Friday, June 19, 2009

But This I Know for Sure

I had Guillain Barre in December 2007-January 2008, just before I began blogging.

I can write more about what happened later. I just want it out. I am tired of feeling embarrassed and apologetic about being sick so much. I am tired of feeling guilty, as my primary care physician made me feel. I want to trust people I know I can trust. I'm tired of hiding diagnoses and illnesses. I shouldn't be this sick all the time. I have a lot of autoimmune problems and orthopedic problems and they fit together somehow. I didn't have autoimmune illness before that except allergies and the arthritis if that qualifies. There can't be answers if I deal with one piece at a time.

That's what necessitated the need-a-scooter-right now-today, not the spine pain only--though I had already started the insurance process for a scooter because of that. Before yesterday I had not discussed Guillain Barre with others, with anyone (update: no, I told it to Elizabeth who has understanding from similar experiences and to one person online who showed every sign of it herself after biologic drugs). I did not write of what my disabilities were at first, not for a long time--I was a new blogger, and this was my safe space. I saw how people questioned other female bloggers and I didn't need that.

I had to make an appointment with a dermatologist yesterday (any more hair loss and I will be my own horror movie). On a whim, I fired off a quick email to my first rheumatologist in the same office, letting him know that insurance did not cover the scooter (he had provided medical necessity info and supporting documentation) since it occurred to me he would not know that and it may happen to others. I also told him I thought I had Guillain Barre when I was so sick the year before. He called me on the phone and said he agreed with that. He had diagnosed me with an immunodeficiency and myopathy, more general categories.

Last night my mom said she thought at the time that I had Guillain Barre. She recognized the symptoms from a friend who had it but did not tell me--it is rare and she may have also been second-guessing herself. To my surprise, she immediately agreed to what I said as soon as I said it.

I was very ill.

I was not treated for it thanks to my primary care physician berating me so that I would not seek emergency help when I became very ill. I am stubborn to a flaw. It took me a few weeks to get in to see the rheumatologist despite pleas to the office staff--and that was squeezing me in; by that time I was stable but still very unwell. I do have this to say--my rheumatologist never chided me for being sick and worked to fully investigate the problem and help me with it.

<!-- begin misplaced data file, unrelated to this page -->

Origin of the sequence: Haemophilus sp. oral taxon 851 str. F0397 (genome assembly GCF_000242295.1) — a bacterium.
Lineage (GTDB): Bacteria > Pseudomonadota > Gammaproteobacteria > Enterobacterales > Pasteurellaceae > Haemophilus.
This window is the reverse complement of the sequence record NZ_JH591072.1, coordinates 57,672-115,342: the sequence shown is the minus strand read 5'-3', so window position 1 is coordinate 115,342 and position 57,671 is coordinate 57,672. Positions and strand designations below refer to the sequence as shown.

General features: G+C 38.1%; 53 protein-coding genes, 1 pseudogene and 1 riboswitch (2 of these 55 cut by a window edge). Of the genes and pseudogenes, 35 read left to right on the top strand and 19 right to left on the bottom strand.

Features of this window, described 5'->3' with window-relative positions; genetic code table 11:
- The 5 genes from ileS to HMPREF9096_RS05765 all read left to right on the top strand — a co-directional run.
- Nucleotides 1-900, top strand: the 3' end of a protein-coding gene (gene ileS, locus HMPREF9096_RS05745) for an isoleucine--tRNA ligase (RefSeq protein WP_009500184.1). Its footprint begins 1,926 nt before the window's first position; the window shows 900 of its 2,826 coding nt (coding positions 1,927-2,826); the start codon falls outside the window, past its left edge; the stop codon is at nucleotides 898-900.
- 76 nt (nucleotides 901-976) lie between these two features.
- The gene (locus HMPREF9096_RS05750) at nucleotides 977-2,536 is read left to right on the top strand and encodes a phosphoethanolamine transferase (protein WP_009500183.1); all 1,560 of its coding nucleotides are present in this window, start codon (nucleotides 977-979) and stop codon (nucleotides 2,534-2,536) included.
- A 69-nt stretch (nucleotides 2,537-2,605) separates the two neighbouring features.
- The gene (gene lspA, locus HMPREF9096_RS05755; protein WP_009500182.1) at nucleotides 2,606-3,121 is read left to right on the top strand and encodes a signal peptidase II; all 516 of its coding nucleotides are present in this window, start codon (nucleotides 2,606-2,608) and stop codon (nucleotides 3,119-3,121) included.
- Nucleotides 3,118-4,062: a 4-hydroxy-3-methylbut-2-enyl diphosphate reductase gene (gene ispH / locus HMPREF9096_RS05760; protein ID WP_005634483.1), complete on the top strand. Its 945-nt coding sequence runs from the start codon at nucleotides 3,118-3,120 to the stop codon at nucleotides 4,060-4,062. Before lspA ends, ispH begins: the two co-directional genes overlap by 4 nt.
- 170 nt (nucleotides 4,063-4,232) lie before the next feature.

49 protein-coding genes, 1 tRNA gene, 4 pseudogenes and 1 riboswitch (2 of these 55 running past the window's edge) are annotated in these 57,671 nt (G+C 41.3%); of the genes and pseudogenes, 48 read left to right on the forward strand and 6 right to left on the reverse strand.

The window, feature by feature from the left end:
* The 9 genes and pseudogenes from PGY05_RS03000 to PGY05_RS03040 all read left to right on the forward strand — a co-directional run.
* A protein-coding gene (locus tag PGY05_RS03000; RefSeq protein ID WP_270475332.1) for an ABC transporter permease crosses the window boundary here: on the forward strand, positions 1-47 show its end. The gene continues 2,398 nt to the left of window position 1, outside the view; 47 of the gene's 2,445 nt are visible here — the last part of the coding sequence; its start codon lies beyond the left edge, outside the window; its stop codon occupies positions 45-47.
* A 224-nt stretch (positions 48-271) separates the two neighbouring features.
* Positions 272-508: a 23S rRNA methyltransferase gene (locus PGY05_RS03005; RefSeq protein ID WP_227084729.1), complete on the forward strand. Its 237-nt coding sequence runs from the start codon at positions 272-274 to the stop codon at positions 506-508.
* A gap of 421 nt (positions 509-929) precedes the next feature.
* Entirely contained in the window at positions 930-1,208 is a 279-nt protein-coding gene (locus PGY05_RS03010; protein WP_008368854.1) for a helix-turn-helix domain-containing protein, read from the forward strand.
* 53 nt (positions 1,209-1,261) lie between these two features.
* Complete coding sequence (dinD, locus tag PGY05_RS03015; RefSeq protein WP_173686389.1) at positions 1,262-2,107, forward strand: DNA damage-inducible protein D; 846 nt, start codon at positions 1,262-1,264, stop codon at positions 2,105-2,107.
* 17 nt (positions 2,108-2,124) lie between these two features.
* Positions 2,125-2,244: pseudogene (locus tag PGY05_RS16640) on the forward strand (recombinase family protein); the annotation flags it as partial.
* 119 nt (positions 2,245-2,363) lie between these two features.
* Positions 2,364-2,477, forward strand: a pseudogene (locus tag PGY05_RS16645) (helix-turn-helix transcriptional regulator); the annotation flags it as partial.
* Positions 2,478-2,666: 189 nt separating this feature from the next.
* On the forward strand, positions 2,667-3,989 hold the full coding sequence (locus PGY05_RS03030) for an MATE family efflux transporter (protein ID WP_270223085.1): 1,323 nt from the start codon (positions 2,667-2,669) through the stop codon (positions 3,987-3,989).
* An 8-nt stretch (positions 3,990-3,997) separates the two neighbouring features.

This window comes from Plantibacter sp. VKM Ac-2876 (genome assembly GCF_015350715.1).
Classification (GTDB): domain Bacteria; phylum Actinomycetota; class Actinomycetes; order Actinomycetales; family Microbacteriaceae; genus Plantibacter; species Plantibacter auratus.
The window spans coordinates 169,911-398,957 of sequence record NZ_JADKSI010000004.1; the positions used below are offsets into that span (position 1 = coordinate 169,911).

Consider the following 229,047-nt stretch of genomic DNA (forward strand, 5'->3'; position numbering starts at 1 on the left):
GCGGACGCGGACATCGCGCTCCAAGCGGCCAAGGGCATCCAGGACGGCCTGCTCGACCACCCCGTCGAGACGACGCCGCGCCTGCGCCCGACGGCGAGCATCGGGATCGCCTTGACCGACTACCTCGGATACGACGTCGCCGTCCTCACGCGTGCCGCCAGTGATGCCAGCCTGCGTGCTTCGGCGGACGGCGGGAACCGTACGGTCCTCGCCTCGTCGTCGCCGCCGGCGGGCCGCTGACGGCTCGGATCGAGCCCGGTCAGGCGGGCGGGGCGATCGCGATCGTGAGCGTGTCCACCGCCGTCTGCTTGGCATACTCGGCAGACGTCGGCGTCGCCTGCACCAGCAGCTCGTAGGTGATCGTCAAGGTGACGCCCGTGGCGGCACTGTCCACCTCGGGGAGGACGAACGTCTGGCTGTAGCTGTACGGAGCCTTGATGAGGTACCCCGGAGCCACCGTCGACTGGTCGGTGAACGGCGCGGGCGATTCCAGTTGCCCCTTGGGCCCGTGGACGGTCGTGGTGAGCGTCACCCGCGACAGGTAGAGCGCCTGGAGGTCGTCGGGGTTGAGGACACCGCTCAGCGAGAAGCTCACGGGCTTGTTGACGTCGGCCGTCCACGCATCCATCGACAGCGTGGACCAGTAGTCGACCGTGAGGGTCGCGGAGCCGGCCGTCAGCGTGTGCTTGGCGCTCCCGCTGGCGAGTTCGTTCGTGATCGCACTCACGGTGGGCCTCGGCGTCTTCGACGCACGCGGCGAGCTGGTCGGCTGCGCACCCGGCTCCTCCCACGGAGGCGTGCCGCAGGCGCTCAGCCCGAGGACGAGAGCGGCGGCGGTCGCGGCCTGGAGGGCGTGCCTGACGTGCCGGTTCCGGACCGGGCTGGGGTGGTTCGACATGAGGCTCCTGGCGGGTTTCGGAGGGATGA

Why is this important? Just now I know that people with GBS have dysautonomia; I believe I had a relapse after my surgery because I could not sit up, roll over, use large muscle groups without assistance. I've learned I am running risks when I'm under anesthesia or when I make medication decisions if I don't tell people about this.

Sometimes I get fatigued, really fatigued. I have never had the same energy level after I got that ill.

Surely I will have no further problems and no further relapses. I am very lucky to have recovered as I have. But I am not going to let anyone chide me for being very ill again. This shouldn't be a dirty secret. It's just me, and I'm tired of hiding me.

Celiac? Yes, I still think that's possible. All the symptoms match up. I cannot know but it's irresponsible for me not to go GF. There's no way to know for sure unless I go GF for a long time and do better. With this much wrong with me, I want to get better, not worse.

5 comments:

Terri said...

There is no shame in illness. Sometimes people get sick--sometimes really sick. I cannot believe your primary care physician was such a dweeb! GBS can be deadly in its early stages...

I just don't get it, and I am very angry on your behalf... I hope he gets a wake-up before someone actually dies from his prejudice.

FridaWrites said...

I do think I need to let him know exactly what happened and what the effect is on other people, how not getting treated has affected my energy level for the long term. I started writing and writing about this on my own (off-blog) a few days ago and it's helped.

It's not just me he's done this with--happened to a friend who needed gallbladder surgery and he wouldn't believe that initially because she's a vegetarian.

FridaWrites said...

And thanks for your support. :) I am lucky that a lot of my physicians do listen and are a lot better than Elizabeth's.

Elizabeth McClung said...

Thanks for writing this post, and talking about it. Disease IS a dirty little secret, and there is a barrier where people like to say you should only drink beet juice but don't come up and say, "I think you are seriously ill and may have GBS, and I care about you, please, please get yourself checked out."

I don't know why.

I know that it is hard to talk about and wanted to thank you for doing so.

FridaWrites said...

You are so right, and that comment about beet juice versus serious illness is a keeper! Yes, when your parents are talking behind your back about whether you have GBS (my dad agreed), well, heck, why not just bring it up? I also have to wonder if it wasn't on the rheumatologist's mind then too given his immediate response--I am sure he would have reacted more immediately if I'd been more severe. I'd been that way a few weeks when I saw him, and would rather not have had spine needles or hospitalization.